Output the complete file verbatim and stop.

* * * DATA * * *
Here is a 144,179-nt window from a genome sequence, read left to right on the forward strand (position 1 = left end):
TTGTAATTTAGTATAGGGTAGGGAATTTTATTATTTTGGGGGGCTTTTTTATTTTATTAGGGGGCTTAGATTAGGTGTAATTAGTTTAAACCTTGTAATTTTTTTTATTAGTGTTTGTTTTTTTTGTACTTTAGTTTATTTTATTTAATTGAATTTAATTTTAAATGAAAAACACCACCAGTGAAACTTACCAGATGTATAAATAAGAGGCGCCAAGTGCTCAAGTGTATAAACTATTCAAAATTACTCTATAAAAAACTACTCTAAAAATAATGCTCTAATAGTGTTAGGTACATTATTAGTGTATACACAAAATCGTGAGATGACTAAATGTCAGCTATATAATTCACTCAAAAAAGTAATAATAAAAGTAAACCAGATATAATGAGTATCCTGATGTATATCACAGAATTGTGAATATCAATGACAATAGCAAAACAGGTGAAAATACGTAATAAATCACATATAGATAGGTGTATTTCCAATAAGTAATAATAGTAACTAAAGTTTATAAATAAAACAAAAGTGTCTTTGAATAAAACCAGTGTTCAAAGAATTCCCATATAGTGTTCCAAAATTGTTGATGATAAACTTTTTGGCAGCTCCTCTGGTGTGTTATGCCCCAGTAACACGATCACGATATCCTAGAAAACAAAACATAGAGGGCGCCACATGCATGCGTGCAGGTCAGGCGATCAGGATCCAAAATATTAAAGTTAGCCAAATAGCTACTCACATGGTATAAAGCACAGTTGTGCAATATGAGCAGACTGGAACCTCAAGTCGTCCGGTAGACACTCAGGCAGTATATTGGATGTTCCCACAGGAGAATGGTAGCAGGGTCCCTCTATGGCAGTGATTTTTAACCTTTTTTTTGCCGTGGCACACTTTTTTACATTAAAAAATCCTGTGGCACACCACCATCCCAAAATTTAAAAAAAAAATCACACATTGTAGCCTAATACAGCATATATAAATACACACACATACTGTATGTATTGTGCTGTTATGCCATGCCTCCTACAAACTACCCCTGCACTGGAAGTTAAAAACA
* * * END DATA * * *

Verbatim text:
Here is a 144,179-nt window from a genome sequence, read left to right on the forward strand (position 1 = left end):
TTGTAATTTAGTATAGGGTAGGGAATTTTATTATTTTGGGGGGCTTTTTTATTTTATTAGGGGGCTTAGATTAGGTGTAATTAGTTTAAACCTTGTAATTTTTTTTATTAGTGTTTGTTTTTTTTGTACTTTAGTTTATTTTATTTAATTGAATTTAATTTTAAATGAAAAACACCACCAGTGAAACTTACCAGATGTATAAATAAGAGGCGCCAAGTGCTCAAGTGTATAAACTATTCAAAATTACTCTATAAAAAACTACTCTAAAAATAATGCTCTAATAGTGTTAGGTACATTATTAGTGTATACACAAAATCGTGAGATGACTAAATGTCAGCTATATAATTCACTCAAAAAAGTAATAATAAAAGTAAACCAGATATAATGAGTATCCTGATGTATATCACAGAATTGTGAATATCAATGACAATAGCAAAACAGGTGAAAATACGTAATAAATCACATATAGATAGGTGTATTTCCAATAAGTAATAATAGTAACTAAAGTTTATAAATAAAACAAAAGTGTCTTTGAATAAAACCAGTGTTCAAAGAATTCCCATATAGTGTTCCAAAATTGTTGATGATAAACTTTTTGGCAGCTCCTCTGGTGTGTTATGCCCCAGTAACACGATCACGATATCCTAGAAAACAAAACATAGAGGGCGCCACATGCATGCGTGCAGGTCAGGCGATCAGGATCCAAAATATTAAAGTTAGCCAAATAGCTACTCACATGGTATAAAGCACAGTTGTGCAATATGAGCAGACTGGAACCTCAAGTCGTCCGGTAGACACTCAGGCAGTATATTGGATGTTCCCACAGGAGAATGGTAGCAGGGTCCCTCTATGGCAGTGATTTTTAACCTTTTTTTTGCCGTGGCACACTTTTTTACATTAAAAAATCCTGTGGCACACCACCATCCCAAAATTTAAAAAAAAAATCACACATTGTAGCCTAATACAGCATATATAAATACACACACATACTGTATGTATTGTGCTGTTATGCCATGCCTCCTACAAACTACCCCTGCACTGGAAGTTAAAAACA